Pat Robertson has been absent from “The 700 Club” since he advised a viewer to divorce his wife who is suffering from Alzheimer’s. He just returned to the program this week, and he offers his response to the subsequent reaction to his words. The video is below, and his remarks begin at 52:41.
Russell Moore penned a scathing rebuke of Robertson’s previous remarks for Christianity Today, and even appeared on CNN to discuss Robertson’s false teaching on marriage. Now that Robertson has spoken again, Moore rightly says that Robertson’s response is inadequate. Moore writes:
To tell a man to stay with his sick wife, that to divorce her or leave her because of her illness, is, in every situation, wrong, is not some abstract point of doctrine. No one was asking Robertson to, on his feet, explain the Molinist account of providence or to answer a tricky ethical dilemma about lying to save the lives of others. This question was about the most basic sign of the gospel, the union between Christ and his church. One doesn’t even need to know any Scripture beyond John 3:16 to intuit the spirit of antichrist in the notion of abandoning a suffering spouse.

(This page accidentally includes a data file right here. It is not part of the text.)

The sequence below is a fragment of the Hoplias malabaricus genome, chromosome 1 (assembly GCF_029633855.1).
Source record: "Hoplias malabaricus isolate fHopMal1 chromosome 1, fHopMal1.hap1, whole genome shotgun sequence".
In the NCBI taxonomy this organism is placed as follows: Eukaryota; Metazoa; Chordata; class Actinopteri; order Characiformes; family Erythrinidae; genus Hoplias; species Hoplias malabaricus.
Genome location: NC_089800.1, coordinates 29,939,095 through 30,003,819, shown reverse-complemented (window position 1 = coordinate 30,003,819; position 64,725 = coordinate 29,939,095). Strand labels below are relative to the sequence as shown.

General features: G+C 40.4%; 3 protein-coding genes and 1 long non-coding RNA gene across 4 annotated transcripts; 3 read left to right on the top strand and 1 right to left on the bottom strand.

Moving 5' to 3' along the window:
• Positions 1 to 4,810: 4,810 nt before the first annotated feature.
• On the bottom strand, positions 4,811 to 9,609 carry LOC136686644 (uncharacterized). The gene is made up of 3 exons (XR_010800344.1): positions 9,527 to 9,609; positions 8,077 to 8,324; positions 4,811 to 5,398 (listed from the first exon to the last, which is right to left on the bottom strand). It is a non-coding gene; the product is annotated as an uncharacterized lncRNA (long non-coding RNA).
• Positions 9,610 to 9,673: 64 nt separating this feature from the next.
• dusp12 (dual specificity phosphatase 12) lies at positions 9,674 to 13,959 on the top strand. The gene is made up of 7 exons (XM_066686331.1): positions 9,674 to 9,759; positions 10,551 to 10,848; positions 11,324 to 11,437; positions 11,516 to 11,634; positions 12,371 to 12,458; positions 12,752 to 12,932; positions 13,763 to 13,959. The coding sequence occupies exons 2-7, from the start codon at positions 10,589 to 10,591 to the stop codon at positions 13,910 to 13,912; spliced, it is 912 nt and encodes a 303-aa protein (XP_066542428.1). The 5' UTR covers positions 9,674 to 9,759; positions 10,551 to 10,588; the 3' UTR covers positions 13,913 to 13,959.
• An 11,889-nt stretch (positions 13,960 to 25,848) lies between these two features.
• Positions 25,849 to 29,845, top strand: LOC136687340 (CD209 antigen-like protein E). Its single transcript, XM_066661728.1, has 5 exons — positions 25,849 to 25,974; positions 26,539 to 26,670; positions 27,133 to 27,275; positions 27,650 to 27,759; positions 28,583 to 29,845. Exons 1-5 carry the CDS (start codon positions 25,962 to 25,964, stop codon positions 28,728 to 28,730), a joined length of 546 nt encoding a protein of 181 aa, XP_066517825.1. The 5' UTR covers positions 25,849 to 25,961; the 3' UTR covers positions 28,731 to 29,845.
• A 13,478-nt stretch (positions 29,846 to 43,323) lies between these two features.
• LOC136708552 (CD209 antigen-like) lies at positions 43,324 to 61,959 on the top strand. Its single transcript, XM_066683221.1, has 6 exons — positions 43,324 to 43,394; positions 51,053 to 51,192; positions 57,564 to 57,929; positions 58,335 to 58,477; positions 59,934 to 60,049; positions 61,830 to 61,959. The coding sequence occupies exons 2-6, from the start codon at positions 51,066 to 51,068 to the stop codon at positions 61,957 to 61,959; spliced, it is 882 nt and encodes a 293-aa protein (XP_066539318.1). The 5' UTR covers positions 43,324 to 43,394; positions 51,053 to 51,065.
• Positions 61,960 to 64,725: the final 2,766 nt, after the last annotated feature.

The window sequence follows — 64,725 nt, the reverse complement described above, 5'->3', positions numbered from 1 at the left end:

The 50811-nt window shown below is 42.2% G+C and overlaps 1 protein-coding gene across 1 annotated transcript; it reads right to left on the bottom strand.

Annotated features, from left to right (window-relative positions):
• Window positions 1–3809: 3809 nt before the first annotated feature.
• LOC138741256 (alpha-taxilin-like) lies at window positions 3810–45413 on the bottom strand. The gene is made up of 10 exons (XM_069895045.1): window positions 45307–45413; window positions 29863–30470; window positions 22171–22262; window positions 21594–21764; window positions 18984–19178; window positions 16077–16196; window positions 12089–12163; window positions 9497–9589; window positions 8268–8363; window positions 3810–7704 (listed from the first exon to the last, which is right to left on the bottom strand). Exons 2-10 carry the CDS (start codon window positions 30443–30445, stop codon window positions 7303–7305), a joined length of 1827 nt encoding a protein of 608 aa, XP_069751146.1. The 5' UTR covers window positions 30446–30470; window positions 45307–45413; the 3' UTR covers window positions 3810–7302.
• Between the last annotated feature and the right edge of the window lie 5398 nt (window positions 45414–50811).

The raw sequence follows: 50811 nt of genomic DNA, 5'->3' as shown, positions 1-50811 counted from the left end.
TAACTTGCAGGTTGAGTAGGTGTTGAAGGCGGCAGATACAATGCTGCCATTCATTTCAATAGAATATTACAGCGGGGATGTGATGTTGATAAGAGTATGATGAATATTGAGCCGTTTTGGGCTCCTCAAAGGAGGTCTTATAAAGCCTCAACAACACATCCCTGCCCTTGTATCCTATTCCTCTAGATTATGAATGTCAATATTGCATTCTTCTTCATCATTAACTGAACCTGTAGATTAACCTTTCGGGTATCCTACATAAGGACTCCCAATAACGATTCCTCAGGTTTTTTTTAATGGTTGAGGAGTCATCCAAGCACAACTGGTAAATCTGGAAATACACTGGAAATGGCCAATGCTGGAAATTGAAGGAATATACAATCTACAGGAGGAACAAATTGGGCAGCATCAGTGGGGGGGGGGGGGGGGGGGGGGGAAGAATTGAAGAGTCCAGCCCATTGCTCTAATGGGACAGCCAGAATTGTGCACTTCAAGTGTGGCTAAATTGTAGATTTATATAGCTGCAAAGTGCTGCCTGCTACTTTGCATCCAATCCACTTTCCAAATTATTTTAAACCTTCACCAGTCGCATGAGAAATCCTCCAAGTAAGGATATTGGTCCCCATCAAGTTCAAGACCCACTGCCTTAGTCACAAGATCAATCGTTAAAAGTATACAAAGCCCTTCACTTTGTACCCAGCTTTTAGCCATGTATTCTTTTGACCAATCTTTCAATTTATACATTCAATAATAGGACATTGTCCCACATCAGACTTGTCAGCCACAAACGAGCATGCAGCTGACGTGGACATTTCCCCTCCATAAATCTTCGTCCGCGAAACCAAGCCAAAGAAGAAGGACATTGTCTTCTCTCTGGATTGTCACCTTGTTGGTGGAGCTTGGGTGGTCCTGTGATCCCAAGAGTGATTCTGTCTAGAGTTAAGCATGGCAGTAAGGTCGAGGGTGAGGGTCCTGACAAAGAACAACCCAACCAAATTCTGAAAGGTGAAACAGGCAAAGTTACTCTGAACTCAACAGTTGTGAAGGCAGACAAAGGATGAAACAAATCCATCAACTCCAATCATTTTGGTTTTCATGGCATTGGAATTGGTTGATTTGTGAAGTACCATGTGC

If one can’t answer a question that basic to the Christian faith, with clarity and conviction, one shouldn’t teach first-grade Sunday School, much less broadcast one’s spiritual guidance to the whole world.
Read the rest of Moore’s piece here.
At 55:13, Pat Robertson emphatically states, “Please know, I would never tell somebody to divorce their sick spouse!”
Yet that is exactly what he did.
“I know it sounds cruel but if he’s going to do something he should divorce her and start all over again,” he said, “[and] make sure she has custodial care and somebody looking after her.”
No way out of that one, Pat.
I believe Dr. Robertson’s comments were blatantly wrong. To be honest, it doesn’t sound like what he would have said in years past. I wonder if he is not getting too old to remain in public life giving advice. I don’t mean this disrespectfully at all. But Billy Graham set the example of knowing when to bow out of public life. I think Dr. Robertson maybe could take some cues from Billy Graham.
Denny, why does it seem that few in leadership positions in Evangelicalism ever apologize for saying something unbiblical? I don’t necessarily view Robertson as part of Evangelicalism; nevertheless, this unapologetic/unrepentant mentality stretches far and wide in high profile Christianity. We know these men are fallible; however, it’d be nice to hear them admit it occasionally.
I imagine if I had a camera on me as much as these high profile men do, that I would need to apologize to my hearers occasionally.